Progress 58 Docks to Station’s Zvezda Service Module

International Space Station Configuration
There are now four spacecraft docked to the International Space Station including the newly arrived ISS Progress 58 space freighter as Feb. 17, 2015. Credit: NASA

Traveling about 257 miles above the Atlantic Ocean northeast of Puerto Rico, the unpiloted Progress 58 Russian cargo ship docked at 11:57 a.m. EST to the rear port of the Zvezda service module of the International Space Station. The craft is delivering three tons of food, fuel, supplies and experiment hardware to the six crew members aboard the orbital laboratory. Progress 58 is scheduled to remain docked to the space station until August.

Meanwhile, astronauts in the U.S. segment of the station are reviewing procedures for a trio of spacewalks. The first is set to begin Friday at 7:10 a.m. Spacewalkers Barry Wilmore and Terry Virts will exit the orbital lab to set the stage for a pair of new commercial crew vehicle docking ports to be installed later this year.

Outside the station on Sunday, robotics controllers on the ground maneuvered the Canadarm2 with the Dextre attached to remove and replace a faulty Remote Power Controller Module (RPCM). The RPCM provides backup commanding capability to the port Thermal Radiator Rotating Joint.

For more information about the current crew and the International Space Station, visit: https://www.nasa.gov/station.

Watch Live Progress Docking on NASA TV

ISS Progress resupply vehicle
An ISS Progress resupply vehicle approaches the International Space Station on April 29, 2011.

NASA Television will provide live coverage of the docking of ISS Progress 58 to the rear port of the International Space Station’s Zvezda service module beginning at 11:30 a.m. EST. Docking is planned for 11:58 a.m.

The cargo craft launched at 6:00 a.m. EST from the Baikonur Cosmodrome in Kazakhstan carrying about three tons of food, fuel, supplies and experiment hardware to the six crew members on the space station.

Watch the docking live on NASA Television or at https://www.nasa.gov/ntv.

ISS Progress 58 On Its Way to Station

ISS Progress 58 Launches
The ISS Progress 58 launches on time at 6 a.m. ET from Kazakhstan. Credit: NASA TV

The ISS Progress 58 cargo craft launched at 6:00 a.m. EST (5:00 p.m. Baikonur local time) from the Baikonur Cosmodrome in Kazakhstan. Less than 10 minutes later, the capsule reached its preliminary orbit and deployed its solar arrays and navigational antennas as planned.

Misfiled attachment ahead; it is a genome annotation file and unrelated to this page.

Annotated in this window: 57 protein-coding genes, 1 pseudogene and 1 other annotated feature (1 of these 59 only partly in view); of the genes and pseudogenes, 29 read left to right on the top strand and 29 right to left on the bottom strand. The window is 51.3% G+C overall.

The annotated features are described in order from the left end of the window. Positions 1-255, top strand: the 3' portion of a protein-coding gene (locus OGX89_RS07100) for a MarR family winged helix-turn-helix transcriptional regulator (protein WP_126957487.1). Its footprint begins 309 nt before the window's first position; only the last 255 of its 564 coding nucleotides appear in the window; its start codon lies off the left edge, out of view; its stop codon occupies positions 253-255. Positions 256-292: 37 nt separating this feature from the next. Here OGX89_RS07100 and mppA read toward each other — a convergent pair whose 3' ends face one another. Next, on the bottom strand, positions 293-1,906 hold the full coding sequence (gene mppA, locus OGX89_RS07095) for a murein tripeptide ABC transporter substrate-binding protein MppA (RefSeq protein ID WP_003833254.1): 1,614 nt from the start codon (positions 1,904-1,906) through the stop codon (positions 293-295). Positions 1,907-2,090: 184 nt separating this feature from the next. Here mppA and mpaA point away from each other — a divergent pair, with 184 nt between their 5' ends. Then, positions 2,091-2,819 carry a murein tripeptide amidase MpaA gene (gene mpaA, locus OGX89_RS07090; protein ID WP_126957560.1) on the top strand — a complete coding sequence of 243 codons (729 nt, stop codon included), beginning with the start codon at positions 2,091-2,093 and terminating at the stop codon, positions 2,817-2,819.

At the time of launch, the space station was traveling over southern Russia near the Mongolian border.

The Progress space freighter is scheduled to rendezvous with the space station at 11:58 a.m. NASA TV coverage will begin at 11:30 a.m. at https://www.nasa.gov/nasatv.

 

Watch Live Launch of Supply Ship to Station

Progress 43 Spacecraft Launches
JSC2011-E-056983 (21 June 2011) — The Progress 43 spacecraft launches from the Baikonur Cosmodrome in Kazakhstan, headed for the International Space Station. Photo credit: NASA

NASA Television will provide live coverage of the launch of a Russian Progress spacecraft from the Baikonur Cosmodrome in Kazakhstan to dock to the aft port of the Zvezda service module on the International Space Station beginning at 5:45 a.m. EST. Launch of ISS Progress 58 cargo spacecraft is planned for 6:00 a.m. (5:00 p.m. Baikonur local time).

The new Progress is carrying more than three tons of food, fuel and supplies to the station including 1,940 pounds of propellant, 110 pounds of oxygen, 926 pounds of water and 3,333 pounds of spare parts and experiment hardware.

Progress 58 will make its four-orbit, six-hour trip to the space station and dock at about 11:58 a.m.

Watch the launch live on NASA TV or at https://www.nasa.gov/nasatv.

Join the conversation on Twitter by following the hashtag #ISScargo and #ISS. To learn more about all the ways to connect and collaborate with NASA, visit: https://www.nasa.gov/connect

ATV-5 Descends into Atmosphere; Progress Rolls out to Launch Pad

ISS Progress 58 Rolls Out
Russia’s ISS Progress 58 resupply ship rolls out to the launch pad in preparation for its Tuesday launch to the International Space Station. Credit: Courtesy Roscosmos

Marking an end to the 7-year era of European space freighter supply to the International Space Station, ESA’s (European Space Agency) “Georges Lemaitre” cargo vehicle entered the Earth’s atmosphere and burned up over the Pacific Ocean around 12:12 p.m. Central time Sunday following a pair of engine firings that first lowered the ATV-5’s orbit, then enabled it to drop out of orbit for its fiery entry into the Earth’s atmosphere. The end to the ATV came one day after it undocked from the aft port of the Zvezda Service Module. After losing telemetry from the vehicle, ATV flight controllers at the ATV Control Center in Toulouse, France offered their thanks to the Flight Directors at Mission Control, Houston and the Russian Mission Control Center in Korolev, Russia for the years of support during the ATV program, and offered best wishes for the future years of ISS operations.

Although the entry smoke trail could not been seen on ISS external cameras, Expedition 42 Commander Barry Wilmore of NASA radioed down that he could see the plasma trail as ATV descended into the atmosphere and documented its demise with still and video cameras.